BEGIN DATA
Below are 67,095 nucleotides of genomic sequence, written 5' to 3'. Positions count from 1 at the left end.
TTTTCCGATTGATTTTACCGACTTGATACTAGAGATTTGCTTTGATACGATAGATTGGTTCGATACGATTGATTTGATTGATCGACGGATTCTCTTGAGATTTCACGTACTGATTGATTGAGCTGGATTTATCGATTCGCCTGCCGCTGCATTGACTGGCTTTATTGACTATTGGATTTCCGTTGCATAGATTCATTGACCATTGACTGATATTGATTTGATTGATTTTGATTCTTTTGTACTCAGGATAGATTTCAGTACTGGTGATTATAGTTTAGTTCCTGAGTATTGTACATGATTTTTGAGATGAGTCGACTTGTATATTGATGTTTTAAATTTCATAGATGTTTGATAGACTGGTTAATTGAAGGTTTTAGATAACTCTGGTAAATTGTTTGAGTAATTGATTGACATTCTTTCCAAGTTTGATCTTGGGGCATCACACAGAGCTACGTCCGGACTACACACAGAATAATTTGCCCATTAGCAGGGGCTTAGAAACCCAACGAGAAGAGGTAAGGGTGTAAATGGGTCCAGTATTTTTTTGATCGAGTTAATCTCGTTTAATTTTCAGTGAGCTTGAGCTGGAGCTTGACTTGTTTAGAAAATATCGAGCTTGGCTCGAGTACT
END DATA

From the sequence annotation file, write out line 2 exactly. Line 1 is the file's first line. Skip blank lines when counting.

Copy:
TTTTCCGATTGATTTTACCGACTTGATACTAGAGATTTGCTTTGATACGATAGATTGGTTCGATACGATTGATTTGATTGATCGACGGATTCTCTTGAGATTTCACGTACTGATTGATTGAGCTGGATTTATCGATTCGCCTGCCGCTGCATTGACTGGCTTTATTGACTATTGGATTTCCGTTGCATAGATTCATTGACCATTGACTGATATTGATTTGATTGATTTTGATTCTTTTGTACTCAGGATAGATTTCAGTACTGGTGATTATAGTTTAGTTCCTGAGTATTGTACATGATTTTTGAGATGAGTCGACTTGTATATTGATGTTTTAAATTTCATAGATGTTTGATAGACTGGTTAATTGAAGGTTTTAGATAACTCTGGTAAATTGTTTGAGTAATTGATTGACATTCTTTCCAAGTTTGATCTTGGGGCATCACACAGAGCTACGTCCGGACTACACACAGAATAATTTGCCCATTAGCAGGGGCTTAGAAACCCAACGAGAAGAGGTAAGGGTGTAAATGGGTCCAGTATTTTTTTGATCGAGTTAATCTCGTTTAATTTTCAGTGAGCTTGAGCTGGAGCTTGACTTGTTTAGAAAATATCGAGCTTGGCTCGAGTACT